An unentitled prayer for Europe

Amid Britain’s ongoing torment leading up to the 23 June referendum, once and for all determining the United Kingdom’s future part in Europe, as member or an isolated island, in every sense of the term, one cannot help but wonder what the future may hold, for the UK, as well as for Europe in general.

Speaking as a citizen of a non-member (i.e. Norway), I feel that warnings are in order, in case the Brits should be under the impression that an outsider status renders Britain unaffected by Brussels’ decision-making. During the 22 years that have passed since Norway turned EU down in its 1994 referendum we have seen an accelerating increase in EU-passed bills directly affecting our own law-making. In fact, a third of our own laws are severely influenced by the union’s, leaving the question of Norwegian sovereignty fairly open.

Of course that is so mainly because of our EU affiliation, through our part in the EEA (European Economic Area) and our Schengen area membership, both of which conceivable alternatives to a full-blown EU membership, even for the UK.

Then of course, there’s the cultural aspect. The British isles and Scandinavia (Norway in particular) share a distant connection with continental Europe, either because of cultural differences or historic events.

Again, speaking as a Norwegian, I find it hard to deny the blatant differences between Viking age Norway:

Sikringssal, a Viking age Kaupang (market town), royal seat and power centre, as well as Norway's first torwnship, ca 900th century.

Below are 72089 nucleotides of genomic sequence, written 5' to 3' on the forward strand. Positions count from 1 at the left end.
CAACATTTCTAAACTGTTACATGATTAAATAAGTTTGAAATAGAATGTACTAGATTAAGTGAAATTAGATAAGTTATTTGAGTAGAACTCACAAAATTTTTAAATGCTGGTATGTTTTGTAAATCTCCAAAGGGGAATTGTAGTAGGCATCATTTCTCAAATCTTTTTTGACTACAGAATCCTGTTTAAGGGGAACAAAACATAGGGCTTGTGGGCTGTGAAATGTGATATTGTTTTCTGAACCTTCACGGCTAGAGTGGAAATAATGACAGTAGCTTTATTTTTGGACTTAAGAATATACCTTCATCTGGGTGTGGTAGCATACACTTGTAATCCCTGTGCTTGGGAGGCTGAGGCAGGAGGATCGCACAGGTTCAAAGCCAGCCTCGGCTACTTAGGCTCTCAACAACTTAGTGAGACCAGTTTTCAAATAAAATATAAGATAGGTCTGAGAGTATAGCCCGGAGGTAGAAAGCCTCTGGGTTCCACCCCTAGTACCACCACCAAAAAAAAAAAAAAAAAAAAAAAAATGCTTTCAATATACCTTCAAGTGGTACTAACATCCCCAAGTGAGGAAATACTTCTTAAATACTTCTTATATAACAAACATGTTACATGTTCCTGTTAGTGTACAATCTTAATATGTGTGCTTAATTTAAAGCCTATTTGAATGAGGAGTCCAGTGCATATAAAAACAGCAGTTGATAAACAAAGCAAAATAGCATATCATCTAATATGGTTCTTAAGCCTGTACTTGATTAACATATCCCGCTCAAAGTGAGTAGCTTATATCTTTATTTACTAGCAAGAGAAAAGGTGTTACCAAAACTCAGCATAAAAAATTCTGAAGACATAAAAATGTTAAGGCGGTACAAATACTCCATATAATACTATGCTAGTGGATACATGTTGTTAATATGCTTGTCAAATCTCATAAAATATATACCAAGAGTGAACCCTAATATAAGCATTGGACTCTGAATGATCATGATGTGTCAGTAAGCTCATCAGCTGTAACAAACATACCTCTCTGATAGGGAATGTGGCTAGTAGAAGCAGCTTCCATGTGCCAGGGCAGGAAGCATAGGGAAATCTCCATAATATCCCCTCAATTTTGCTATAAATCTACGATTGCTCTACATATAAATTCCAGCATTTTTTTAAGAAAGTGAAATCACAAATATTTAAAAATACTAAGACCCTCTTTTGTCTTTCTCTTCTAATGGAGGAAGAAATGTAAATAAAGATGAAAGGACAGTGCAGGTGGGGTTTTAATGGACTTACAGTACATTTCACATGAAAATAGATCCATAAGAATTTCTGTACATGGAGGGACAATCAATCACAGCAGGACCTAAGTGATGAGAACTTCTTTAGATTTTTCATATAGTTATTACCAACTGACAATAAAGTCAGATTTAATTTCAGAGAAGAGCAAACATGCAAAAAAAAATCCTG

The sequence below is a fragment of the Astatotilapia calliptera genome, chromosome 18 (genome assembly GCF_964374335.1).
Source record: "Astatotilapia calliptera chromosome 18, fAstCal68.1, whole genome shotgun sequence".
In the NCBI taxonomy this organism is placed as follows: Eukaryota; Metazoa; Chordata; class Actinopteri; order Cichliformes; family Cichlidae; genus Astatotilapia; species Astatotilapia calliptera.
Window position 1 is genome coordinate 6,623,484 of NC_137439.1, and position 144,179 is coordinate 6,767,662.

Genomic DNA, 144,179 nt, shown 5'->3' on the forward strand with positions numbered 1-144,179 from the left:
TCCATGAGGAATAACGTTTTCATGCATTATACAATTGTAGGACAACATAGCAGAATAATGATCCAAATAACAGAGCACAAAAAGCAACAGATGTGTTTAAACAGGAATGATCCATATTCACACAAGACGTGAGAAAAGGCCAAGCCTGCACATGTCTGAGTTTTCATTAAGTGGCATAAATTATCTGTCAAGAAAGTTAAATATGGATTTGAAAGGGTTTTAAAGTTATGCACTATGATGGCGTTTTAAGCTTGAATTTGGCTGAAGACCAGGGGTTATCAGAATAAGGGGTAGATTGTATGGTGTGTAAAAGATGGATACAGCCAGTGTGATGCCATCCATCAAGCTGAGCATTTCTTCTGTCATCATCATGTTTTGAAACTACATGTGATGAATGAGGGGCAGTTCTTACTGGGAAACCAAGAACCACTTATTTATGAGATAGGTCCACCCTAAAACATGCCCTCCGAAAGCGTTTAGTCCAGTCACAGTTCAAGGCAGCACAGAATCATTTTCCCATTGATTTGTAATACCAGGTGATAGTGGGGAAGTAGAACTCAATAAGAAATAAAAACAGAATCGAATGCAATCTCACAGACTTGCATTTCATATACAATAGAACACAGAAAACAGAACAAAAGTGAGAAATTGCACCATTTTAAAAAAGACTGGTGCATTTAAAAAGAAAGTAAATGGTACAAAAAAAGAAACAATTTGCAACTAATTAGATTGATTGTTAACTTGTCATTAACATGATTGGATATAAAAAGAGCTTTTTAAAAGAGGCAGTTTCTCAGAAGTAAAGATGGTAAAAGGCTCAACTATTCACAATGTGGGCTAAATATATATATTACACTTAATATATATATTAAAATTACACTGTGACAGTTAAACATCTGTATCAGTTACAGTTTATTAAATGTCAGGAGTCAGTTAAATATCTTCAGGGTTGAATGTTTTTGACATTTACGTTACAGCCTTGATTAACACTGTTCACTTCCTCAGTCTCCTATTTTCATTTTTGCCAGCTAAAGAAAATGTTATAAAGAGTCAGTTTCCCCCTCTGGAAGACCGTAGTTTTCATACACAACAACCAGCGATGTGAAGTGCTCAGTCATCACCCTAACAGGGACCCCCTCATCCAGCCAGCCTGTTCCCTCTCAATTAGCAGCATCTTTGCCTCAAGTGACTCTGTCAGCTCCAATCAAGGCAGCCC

Sikringssal, a Viking age Kaupang (market town), royal seat and power centre, as well as Norway’s first town, ca 900th century.

And continental cities of its time:

A model of ancient Rome.
A model of ancient Rome.

Of course, up until the 11th century our quarrels with Christian Rome and its Kvitekrist (White Christ) were mostly all about religion, as it kept insisting on ridding us with our pagan ways. Interestingly today’s Christian EU sceptics consider Europe a metaphor for that very same Rome, if that makes any sense at all. Probably because nationalism trumps religion – in all matters.

Granted the Brits’ rationale may be a different one, but I’m afraid that in both cases a fear of the unknown, which is to say immigration, plays a vital part.

That speaks in favour of neither, and could well bear witness of the initial steps toward Europe’s disintegration, opening up for the Europe of wars, as we knew it before the union’s formation.

Less than a month prior to the UK referendum, civilised people across the continent pray that Britain abstains from Norway’s egotism (I’ll get back to that within short).

Then again, as a representative of the latter, I should know better than to speak.

But I have to say this: Although a strong country in its own right, Britain is stronger, safer and better off in Europe, mkay? After all, according to English (!) poet John Donne (1572 – 1631):

No man is an island.

Which very much holds true for countries, too – a fact both Brits and Norwegians alike are well advised to remember.

One thought on “An unentitled prayer for Europe

  1. Pingback: No matter what | Nedtegnelser

Denne bloggen er blottet for intensjoner om interaksjon, men man fremstår jo nødig feig, så kommentarfeltet er åpent. In general comments are not encouraged, as I rarely have the time to engage in discussions, but please feel free, if you so desire.

Fill in your details below or click an icon to log in:

WordPress.com Logo

You are commenting using your WordPress.com account. Log Out / Change )

Twitter picture

You are commenting using your Twitter account. Log Out / Change )

Facebook photo

You are commenting using your Facebook account. Log Out / Change )

Google+ photo

You are commenting using your Google+ account. Log Out / Change )

Connecting to %s